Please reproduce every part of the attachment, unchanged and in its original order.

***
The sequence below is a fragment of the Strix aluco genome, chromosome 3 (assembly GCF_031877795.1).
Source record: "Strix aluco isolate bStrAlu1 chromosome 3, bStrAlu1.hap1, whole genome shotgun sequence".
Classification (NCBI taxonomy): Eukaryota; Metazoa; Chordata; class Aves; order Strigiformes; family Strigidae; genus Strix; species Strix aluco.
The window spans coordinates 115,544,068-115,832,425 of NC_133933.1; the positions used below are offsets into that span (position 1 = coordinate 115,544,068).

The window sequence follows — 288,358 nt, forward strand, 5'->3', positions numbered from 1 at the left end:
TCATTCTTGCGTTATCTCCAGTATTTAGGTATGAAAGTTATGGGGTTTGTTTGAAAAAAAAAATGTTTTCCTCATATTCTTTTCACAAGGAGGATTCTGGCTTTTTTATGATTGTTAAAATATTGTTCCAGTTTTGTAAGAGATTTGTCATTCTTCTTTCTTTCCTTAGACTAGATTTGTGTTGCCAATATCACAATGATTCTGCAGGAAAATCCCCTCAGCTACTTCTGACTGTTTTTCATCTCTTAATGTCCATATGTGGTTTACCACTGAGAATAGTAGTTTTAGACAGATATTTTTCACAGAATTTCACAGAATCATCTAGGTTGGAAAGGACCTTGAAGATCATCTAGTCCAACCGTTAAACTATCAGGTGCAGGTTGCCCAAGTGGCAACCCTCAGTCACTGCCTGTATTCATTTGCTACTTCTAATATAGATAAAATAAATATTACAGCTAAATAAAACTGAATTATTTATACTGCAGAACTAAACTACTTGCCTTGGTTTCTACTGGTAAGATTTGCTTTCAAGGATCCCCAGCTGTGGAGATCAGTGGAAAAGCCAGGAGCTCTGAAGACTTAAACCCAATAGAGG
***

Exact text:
The sequence below is a fragment of the Strix aluco genome, chromosome 3 (assembly GCF_031877795.1).
Source record: "Strix aluco isolate bStrAlu1 chromosome 3, bStrAlu1.hap1, whole genome shotgun sequence".
Classification (NCBI taxonomy): Eukaryota; Metazoa; Chordata; class Aves; order Strigiformes; family Strigidae; genus Strix; species Strix aluco.
The window spans coordinates 115,544,068-115,832,425 of NC_133933.1; the positions used below are offsets into that span (position 1 = coordinate 115,544,068).

The window sequence follows — 288,358 nt, forward strand, 5'->3', positions numbered from 1 at the left end:
TCATTCTTGCGTTATCTCCAGTATTTAGGTATGAAAGTTATGGGGTTTGTTTGAAAAAAAAAATGTTTTCCTCATATTCTTTTCACAAGGAGGATTCTGGCTTTTTTATGATTGTTAAAATATTGTTCCAGTTTTGTAAGAGATTTGTCATTCTTCTTTCTTTCCTTAGACTAGATTTGTGTTGCCAATATCACAATGATTCTGCAGGAAAATCCCCTCAGCTACTTCTGACTGTTTTTCATCTCTTAATGTCCATATGTGGTTTACCACTGAGAATAGTAGTTTTAGACAGATATTTTTCACAGAATTTCACAGAATCATCTAGGTTGGAAAGGACCTTGAAGATCATCTAGTCCAACCGTTAAACTATCAGGTGCAGGTTGCCCAAGTGGCAACCCTCAGTCACTGCCTGTATTCATTTGCTACTTCTAATATAGATAAAATAAATATTACAGCTAAATAAAACTGAATTATTTATACTGCAGAACTAAACTACTTGCCTTGGTTTCTACTGGTAAGATTTGCTTTCAAGGATCCCCAGCTGTGGAGATCAGTGGAAAAGCCAGGAGCTCTGAAGACTTAAACCCAATAGAGG